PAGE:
I drag my kids everywhere. I have no choice: I do not have babysitter/housekeeper/au pair/neighbor whom I can drop the kids off with while I run my errands. Sometimes my husband can run some errands for me, but that depends on whether he will get called up or not, so his errands skew towards non-essential or 24 hr Kroger variety. All the other errands are on me, and that means that I grocery-shop with kids.
I have two secrets: practice and expectations.
Practice: I need food every week, often more than once per week. The means that we hit a grocery store 4-8 times a month. That also means that we have lots of chances to work out how the visit will go. The kids know how to come out of the car in a busy parking lot, how to help younger siblings unbuckle, how to push a younger sibling in a cart or stroller, how to cross a parking lot and how to navigate the store. They know which store's bakery gives out cookies ( if you ask nicely), and how to do self-check-out. They also know that if they help me, it will go faster. I use Myshopi app and always come with a shopping list, so we spend very little time wandering around aimlessly. The kids do not always want to come, and it does not always go smoothly, but because of the sheer bulk of these shopping trips, they get plenty of practice.
Expectations: since we end up shopping so much, they kids know my expectations. They will not throw a fit in the candy aisle: I will not get that candy anyway. They can pick one cereal that they like, but I will ask to pick the one with the least sugar. Then it's up to them to work out which cereal goes in the cart. They will not run off, since I expect the boys to help me maneuver the cart and the stroller. I expect help when I am loading and unloading groceries. All of these work because we shop so much.
Before Succot started, I had a crazy day when I had to take care of multiple errands. First, it was the chiropractor, then I had to get some groceries, pick up mail from a UPS store, laminate posters for the succah and buy wooden clothespins for 7 yo's trivet project. I also needed to drop off the books at the library. All of this had to be completed by 3 pm, when our backyard would be sprayed for mosquitoes. Some days I could have looked at this day and thrown in the towel before even getting started. However, it worked out well. After the chiropractor, I came back to the neighborhood closer to our house. I parked near a laminating place, then walked with the kids to the local grocery store's take-out counter for lunch. I do not do this often, but I figured it will save time instead of going back home and then going back out again. It also put everyone in a good mood. The boys helped me carry food to the tables, thanked me for their hot dogs and even helped clean up when the baby knocked over my container. They helped me shop and carried the groceries to the car. Then they held doors while I picked up mail. While the posters were getting laminated, I asked the boys to find card stock, since we used up all that we had and they did. Afterwards, we went to a hardware store, looking for clothespins. 9 yo pushed the stroller, 7 yo and 3 yo played some kind of imagination game, and I smiled, thinking how idyllic this is, walking down the sidewalk on a sunny day, getting things done and enjoying the company of my kids. At that moment, 9 yo told me how much he is enjoying this day., and I knew that it was truly pleasant.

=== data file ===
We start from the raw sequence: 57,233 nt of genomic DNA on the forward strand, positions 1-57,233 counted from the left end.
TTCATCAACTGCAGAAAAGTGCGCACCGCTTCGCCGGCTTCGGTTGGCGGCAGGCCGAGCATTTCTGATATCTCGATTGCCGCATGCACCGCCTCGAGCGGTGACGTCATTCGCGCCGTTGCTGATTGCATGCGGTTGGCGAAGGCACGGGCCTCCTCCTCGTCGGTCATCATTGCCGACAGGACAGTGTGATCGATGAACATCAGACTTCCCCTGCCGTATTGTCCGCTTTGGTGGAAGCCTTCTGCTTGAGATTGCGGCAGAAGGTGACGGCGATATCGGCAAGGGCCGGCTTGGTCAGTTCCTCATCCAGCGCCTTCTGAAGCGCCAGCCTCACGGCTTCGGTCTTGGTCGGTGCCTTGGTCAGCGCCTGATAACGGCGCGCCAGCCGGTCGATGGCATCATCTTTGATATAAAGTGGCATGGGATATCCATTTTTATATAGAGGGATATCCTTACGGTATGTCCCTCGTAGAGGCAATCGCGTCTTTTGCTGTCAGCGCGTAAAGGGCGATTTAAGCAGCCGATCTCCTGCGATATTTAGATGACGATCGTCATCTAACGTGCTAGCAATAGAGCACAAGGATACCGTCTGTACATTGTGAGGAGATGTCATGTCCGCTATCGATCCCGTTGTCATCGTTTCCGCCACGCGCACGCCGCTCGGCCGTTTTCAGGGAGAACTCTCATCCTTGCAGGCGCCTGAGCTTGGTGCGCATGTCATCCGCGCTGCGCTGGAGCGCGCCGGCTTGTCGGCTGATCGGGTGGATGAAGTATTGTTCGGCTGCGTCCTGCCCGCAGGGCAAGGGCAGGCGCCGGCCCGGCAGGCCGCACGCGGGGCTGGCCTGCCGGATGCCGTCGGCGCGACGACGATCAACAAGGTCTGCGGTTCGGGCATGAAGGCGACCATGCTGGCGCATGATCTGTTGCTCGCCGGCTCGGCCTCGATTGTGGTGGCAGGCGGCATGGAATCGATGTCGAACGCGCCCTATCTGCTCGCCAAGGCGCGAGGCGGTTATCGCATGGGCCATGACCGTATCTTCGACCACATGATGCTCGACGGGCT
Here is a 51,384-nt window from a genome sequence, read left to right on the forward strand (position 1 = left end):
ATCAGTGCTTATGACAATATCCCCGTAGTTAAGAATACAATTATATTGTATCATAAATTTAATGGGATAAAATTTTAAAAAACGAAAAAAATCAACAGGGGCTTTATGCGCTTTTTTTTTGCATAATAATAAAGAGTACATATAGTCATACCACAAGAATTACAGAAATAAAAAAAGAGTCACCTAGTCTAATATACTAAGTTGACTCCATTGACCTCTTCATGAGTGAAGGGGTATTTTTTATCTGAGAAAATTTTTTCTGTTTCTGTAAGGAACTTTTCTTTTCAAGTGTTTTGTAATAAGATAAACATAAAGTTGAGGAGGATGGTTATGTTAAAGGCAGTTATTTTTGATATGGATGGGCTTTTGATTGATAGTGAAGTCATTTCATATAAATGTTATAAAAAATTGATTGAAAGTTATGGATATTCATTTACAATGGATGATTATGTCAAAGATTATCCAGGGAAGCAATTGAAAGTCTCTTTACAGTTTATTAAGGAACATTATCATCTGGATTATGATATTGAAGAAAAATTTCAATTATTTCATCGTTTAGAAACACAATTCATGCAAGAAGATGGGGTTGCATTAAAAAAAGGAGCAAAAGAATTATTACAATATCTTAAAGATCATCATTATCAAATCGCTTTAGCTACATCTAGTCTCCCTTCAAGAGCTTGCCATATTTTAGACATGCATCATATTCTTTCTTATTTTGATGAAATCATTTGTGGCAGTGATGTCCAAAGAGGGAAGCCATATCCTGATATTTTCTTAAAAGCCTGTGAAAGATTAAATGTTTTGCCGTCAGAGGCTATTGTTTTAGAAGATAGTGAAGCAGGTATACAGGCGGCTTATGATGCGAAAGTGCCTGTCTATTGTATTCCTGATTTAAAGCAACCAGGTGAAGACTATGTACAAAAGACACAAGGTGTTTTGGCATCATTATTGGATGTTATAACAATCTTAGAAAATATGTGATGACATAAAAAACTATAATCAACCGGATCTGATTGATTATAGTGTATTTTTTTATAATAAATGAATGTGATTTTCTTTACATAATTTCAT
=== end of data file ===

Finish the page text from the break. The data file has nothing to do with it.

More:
We fund the clothespins and stopped by a game shop so that 9 yo could ask a few questions about Nintendo DS ( he finally got it, but that's a topic for a different post). Then we all loaded in the car and drove to the library. One of the boys dropped the books off and we made it home just in time.
It is so easy to discount all of this. My kids are not perfect and we've had our share of disasters. 7 yo once hid from me in Costco, and I could not find him. I had to call security. It is equally easy to say that we should not waste so much time on shopping and errands. Maybe they should be sitting down and learning something, producing, creating, feverishly filling out worksheets. After all, you can proudly display a worksheet on the refrigerator; you cannot hang up a memory of a great day when everyone was pleasant and well-behaved. Maybe this is bitul Torah (wasting time not learning Torah). But one needs derech erets (proper behavior) before learning Torah, otherwise what is the point of all the learning, if it's all hypothetical. And in the real world, people still need to buy groceries. People need to plan ahead and stand in lines. People have to interact with other adults and ask for products. People need to know how to walk on the sidewalk so that others could pass.
Finally, people need to know how to acknowledge that they are having a great day in each other's company.